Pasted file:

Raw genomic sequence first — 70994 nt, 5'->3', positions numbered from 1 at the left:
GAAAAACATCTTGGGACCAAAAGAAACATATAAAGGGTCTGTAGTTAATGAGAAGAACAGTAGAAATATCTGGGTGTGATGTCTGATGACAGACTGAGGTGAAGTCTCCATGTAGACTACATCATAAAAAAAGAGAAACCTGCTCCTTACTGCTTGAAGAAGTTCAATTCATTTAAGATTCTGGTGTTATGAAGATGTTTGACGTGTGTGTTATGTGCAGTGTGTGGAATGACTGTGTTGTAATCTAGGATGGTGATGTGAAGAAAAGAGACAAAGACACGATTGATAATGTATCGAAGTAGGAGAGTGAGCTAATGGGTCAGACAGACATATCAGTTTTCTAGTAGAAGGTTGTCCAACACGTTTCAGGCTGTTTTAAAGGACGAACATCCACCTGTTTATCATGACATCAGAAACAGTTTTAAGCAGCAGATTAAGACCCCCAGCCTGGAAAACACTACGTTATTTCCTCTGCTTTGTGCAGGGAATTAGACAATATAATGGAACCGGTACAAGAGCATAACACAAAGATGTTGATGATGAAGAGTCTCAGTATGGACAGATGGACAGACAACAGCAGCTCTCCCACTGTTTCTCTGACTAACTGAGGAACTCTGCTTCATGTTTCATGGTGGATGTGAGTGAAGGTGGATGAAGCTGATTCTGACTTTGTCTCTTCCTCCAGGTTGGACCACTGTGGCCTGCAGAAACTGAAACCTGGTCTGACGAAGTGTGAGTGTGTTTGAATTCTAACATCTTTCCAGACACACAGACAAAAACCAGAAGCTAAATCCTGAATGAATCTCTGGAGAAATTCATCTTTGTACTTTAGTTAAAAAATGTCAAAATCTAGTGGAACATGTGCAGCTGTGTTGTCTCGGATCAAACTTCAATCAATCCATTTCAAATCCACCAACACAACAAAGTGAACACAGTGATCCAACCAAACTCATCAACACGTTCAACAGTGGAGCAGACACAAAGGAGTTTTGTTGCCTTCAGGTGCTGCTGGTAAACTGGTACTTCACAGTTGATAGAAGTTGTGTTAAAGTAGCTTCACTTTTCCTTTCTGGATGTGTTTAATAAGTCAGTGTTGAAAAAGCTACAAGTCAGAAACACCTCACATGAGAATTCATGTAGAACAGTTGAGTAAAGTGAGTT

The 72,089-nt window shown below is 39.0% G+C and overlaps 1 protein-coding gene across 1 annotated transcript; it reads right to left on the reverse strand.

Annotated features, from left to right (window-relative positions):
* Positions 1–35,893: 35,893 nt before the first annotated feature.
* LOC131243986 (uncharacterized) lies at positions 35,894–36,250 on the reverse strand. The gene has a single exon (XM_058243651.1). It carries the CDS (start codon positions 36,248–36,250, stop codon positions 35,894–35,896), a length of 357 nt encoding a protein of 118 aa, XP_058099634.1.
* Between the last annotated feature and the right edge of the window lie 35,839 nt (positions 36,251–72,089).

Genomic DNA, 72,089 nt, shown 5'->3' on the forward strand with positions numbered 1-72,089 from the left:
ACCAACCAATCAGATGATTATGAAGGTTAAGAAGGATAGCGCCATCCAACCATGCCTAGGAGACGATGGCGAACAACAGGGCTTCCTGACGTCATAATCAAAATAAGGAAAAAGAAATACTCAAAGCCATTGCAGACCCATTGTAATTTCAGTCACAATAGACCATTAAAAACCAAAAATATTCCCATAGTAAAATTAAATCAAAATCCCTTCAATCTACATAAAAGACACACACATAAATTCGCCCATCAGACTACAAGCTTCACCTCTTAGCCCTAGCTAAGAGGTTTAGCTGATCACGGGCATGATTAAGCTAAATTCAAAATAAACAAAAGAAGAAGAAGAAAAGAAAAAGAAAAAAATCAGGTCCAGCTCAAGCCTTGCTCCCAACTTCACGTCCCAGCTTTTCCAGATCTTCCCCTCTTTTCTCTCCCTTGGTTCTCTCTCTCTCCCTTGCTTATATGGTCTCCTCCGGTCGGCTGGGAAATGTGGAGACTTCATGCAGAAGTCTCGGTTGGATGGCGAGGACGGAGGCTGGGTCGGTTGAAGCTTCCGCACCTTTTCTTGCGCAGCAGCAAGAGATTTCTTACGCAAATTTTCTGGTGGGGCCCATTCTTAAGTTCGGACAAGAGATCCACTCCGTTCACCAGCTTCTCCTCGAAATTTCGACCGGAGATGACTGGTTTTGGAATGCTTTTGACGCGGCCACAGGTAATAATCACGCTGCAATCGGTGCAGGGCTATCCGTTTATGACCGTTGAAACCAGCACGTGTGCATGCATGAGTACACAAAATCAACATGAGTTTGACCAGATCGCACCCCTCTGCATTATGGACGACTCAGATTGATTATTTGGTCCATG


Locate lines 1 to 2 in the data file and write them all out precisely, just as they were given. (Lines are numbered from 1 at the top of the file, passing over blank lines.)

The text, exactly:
Raw genomic sequence first — 70994 nt, 5'->3', positions numbered from 1 at the left:
GAAAAACATCTTGGGACCAAAAGAAACATATAAAGGGTCTGTAGTTAATGAGAAGAACAGTAGAAATATCTGGGTGTGATGTCTGATGACAGACTGAGGTGAAGTCTCCATGTAGACTACATCATAAAAAAAGAGAAACCTGCTCCTTACTGCTTGAAGAAGTTCAATTCATTTAAGATTCTGGTGTTATGAAGATGTTTGACGTGTGTGTTATGTGCAGTGTGTGGAATGACTGTGTTGTAATCTAGGATGGTGATGTGAAGAAAAGAGACAAAGACACGATTGATAATGTATCGAAGTAGGAGAGTGAGCTAATGGGTCAGACAGACATATCAGTTTTCTAGTAGAAGGTTGTCCAACACGTTTCAGGCTGTTTTAAAGGACGAACATCCACCTGTTTATCATGACATCAGAAACAGTTTTAAGCAGCAGATTAAGACCCCCAGCCTGGAAAACACTACGTTATTTCCTCTGCTTTGTGCAGGGAATTAGACAATATAATGGAACCGGTACAAGAGCATAACACAAAGATGTTGATGATGAAGAGTCTCAGTATGGACAGATGGACAGACAACAGCAGCTCTCCCACTGTTTCTCTGACTAACTGAGGAACTCTGCTTCATGTTTCATGGTGGATGTGAGTGAAGGTGGATGAAGCTGATTCTGACTTTGTCTCTTCCTCCAGGTTGGACCACTGTGGCCTGCAGAAACTGAAACCTGGTCTGACGAAGTGTGAGTGTGTTTGAATTCTAACATCTTTCCAGACACACAGACAAAAACCAGAAGCTAAATCCTGAATGAATCTCTGGAGAAATTCATCTTTGTACTTTAGTTAAAAAATGTCAAAATCTAGTGGAACATGTGCAGCTGTGTTGTCTCGGATCAAACTTCAATCAATCCATTTCAAATCCACCAACACAACAAAGTGAACACAGTGATCCAACCAAACTCATCAACACGTTCAACAGTGGAGCAGACACAAAGGAGTTTTGTTGCCTTCAGGTGCTGCTGGTAAACTGGTACTTCACAGTTGATAGAAGTTGTGTTAAAGTAGCTTCACTTTTCCTTTCTGGATGTGTTTAATAAGTCAGTGTTGAAAAAGCTACAAGTCAGAAACACCTCACATGAGAATTCATGTAGAACAGTTGAGTAAAGTGAGTT